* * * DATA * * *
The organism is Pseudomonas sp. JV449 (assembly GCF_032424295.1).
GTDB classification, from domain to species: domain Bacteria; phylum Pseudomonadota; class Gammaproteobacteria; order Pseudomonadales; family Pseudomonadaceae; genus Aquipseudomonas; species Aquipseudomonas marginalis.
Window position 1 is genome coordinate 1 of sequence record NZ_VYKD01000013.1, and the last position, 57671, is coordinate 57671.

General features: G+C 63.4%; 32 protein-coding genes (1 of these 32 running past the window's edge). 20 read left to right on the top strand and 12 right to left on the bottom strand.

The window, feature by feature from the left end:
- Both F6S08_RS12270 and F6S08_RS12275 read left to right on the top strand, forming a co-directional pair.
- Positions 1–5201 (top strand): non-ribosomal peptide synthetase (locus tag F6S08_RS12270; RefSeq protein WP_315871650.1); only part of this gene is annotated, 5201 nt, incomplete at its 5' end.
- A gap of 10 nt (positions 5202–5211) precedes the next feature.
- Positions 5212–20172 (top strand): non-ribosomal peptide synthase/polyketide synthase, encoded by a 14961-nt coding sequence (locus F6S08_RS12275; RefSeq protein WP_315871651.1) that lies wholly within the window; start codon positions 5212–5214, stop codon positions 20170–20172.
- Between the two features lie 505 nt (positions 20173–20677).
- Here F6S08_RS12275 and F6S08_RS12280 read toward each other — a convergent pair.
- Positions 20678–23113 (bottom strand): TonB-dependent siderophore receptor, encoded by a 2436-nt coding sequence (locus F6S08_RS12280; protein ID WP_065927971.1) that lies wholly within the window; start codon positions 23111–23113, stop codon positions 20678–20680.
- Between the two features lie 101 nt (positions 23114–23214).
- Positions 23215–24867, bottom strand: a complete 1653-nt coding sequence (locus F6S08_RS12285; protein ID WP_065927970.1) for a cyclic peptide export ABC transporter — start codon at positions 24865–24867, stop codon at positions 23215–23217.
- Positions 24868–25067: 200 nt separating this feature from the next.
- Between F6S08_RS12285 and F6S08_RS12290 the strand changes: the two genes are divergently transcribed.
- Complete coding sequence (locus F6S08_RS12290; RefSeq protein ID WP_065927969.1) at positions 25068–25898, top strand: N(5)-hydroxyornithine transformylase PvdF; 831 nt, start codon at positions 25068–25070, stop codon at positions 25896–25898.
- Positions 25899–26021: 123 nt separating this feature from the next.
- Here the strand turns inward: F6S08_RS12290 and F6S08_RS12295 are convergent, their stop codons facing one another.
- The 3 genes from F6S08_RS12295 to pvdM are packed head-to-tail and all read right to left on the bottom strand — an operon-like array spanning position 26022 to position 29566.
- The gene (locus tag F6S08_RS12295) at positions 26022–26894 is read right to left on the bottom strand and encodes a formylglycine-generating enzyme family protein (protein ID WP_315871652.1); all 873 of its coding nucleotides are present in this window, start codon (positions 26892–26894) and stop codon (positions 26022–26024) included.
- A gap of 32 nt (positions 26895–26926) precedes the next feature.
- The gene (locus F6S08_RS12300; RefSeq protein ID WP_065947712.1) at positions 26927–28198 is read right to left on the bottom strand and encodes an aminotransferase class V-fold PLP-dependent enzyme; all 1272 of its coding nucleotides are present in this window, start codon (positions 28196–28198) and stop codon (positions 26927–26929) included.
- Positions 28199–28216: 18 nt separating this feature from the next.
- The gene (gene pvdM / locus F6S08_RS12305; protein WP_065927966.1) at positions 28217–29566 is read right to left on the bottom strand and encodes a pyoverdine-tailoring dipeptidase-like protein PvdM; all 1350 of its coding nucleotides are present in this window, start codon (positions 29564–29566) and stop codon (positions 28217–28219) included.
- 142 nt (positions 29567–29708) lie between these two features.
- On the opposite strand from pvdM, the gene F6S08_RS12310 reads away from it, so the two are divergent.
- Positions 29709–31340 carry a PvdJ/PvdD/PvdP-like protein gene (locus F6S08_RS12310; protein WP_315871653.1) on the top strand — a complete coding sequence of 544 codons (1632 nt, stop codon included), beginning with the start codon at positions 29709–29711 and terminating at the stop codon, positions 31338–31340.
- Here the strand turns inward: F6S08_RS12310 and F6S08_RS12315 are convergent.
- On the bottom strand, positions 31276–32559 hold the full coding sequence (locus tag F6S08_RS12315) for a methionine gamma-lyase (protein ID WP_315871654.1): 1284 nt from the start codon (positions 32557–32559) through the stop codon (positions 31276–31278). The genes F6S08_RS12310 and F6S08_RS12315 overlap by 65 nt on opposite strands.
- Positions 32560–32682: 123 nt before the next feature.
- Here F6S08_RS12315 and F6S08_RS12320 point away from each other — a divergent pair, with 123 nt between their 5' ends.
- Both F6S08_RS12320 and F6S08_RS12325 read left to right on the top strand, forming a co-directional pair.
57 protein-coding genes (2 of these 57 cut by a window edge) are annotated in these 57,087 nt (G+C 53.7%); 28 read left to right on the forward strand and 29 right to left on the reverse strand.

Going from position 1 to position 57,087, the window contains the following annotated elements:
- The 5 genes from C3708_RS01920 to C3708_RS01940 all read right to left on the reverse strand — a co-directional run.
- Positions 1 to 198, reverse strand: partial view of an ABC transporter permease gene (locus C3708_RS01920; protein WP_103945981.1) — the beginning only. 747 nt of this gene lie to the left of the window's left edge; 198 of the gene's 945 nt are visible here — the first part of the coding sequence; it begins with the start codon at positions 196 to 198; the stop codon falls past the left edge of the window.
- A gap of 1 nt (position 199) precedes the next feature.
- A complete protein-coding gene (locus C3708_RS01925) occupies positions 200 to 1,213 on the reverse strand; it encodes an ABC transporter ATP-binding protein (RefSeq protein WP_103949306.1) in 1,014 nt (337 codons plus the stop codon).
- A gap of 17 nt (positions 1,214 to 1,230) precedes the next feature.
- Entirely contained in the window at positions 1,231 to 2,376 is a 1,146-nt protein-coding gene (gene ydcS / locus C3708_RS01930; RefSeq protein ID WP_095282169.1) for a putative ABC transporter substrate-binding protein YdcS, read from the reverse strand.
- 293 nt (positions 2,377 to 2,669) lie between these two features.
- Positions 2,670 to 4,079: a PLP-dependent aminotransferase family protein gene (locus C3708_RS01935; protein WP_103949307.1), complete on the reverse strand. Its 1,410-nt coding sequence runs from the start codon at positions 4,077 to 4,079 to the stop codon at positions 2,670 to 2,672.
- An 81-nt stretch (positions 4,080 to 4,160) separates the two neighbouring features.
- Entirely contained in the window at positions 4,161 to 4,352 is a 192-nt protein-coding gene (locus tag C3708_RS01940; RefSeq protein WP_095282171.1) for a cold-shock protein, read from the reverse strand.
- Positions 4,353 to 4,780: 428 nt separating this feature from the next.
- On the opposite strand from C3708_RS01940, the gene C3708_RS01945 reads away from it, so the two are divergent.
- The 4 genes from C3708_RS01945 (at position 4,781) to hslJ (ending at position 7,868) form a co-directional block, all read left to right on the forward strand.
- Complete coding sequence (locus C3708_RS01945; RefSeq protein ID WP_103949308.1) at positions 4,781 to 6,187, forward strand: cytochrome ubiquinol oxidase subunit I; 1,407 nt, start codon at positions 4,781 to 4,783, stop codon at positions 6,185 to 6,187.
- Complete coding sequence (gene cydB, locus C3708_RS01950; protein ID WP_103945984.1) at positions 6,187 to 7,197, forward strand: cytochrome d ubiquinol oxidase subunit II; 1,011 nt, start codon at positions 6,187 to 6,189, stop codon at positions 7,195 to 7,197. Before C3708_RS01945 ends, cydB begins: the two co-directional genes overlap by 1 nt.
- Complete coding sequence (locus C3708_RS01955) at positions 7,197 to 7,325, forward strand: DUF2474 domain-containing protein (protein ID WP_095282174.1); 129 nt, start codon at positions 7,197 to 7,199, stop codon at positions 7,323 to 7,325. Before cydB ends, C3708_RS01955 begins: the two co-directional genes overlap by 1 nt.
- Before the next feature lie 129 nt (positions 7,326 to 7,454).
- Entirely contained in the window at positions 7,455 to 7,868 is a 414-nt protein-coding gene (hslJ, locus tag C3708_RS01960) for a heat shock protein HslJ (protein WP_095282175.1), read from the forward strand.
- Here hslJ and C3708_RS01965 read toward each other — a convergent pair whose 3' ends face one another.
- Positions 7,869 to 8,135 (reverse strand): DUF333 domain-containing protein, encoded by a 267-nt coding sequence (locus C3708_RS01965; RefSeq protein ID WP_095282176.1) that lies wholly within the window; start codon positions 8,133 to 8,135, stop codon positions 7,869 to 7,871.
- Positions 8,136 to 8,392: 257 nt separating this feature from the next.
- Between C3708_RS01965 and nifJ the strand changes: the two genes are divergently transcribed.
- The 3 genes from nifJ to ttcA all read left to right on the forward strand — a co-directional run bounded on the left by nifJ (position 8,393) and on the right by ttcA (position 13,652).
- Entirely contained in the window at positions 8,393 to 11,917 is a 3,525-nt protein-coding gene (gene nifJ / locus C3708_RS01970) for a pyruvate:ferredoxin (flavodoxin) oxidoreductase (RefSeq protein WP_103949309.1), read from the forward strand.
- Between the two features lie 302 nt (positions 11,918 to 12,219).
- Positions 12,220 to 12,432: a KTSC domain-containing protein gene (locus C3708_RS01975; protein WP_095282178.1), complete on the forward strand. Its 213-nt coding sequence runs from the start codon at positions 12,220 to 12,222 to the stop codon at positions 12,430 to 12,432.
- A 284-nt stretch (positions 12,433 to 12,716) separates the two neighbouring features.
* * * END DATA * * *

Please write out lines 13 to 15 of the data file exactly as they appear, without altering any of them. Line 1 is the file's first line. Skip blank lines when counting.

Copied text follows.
- Between the two features lie 101 nt (positions 23114–23214).
- Positions 23215–24867, bottom strand: a complete 1653-nt coding sequence (locus F6S08_RS12285; protein ID WP_065927970.1) for a cyclic peptide export ABC transporter — start codon at positions 24865–24867, stop codon at positions 23215–23217.
- Positions 24868–25067: 200 nt separating this feature from the next.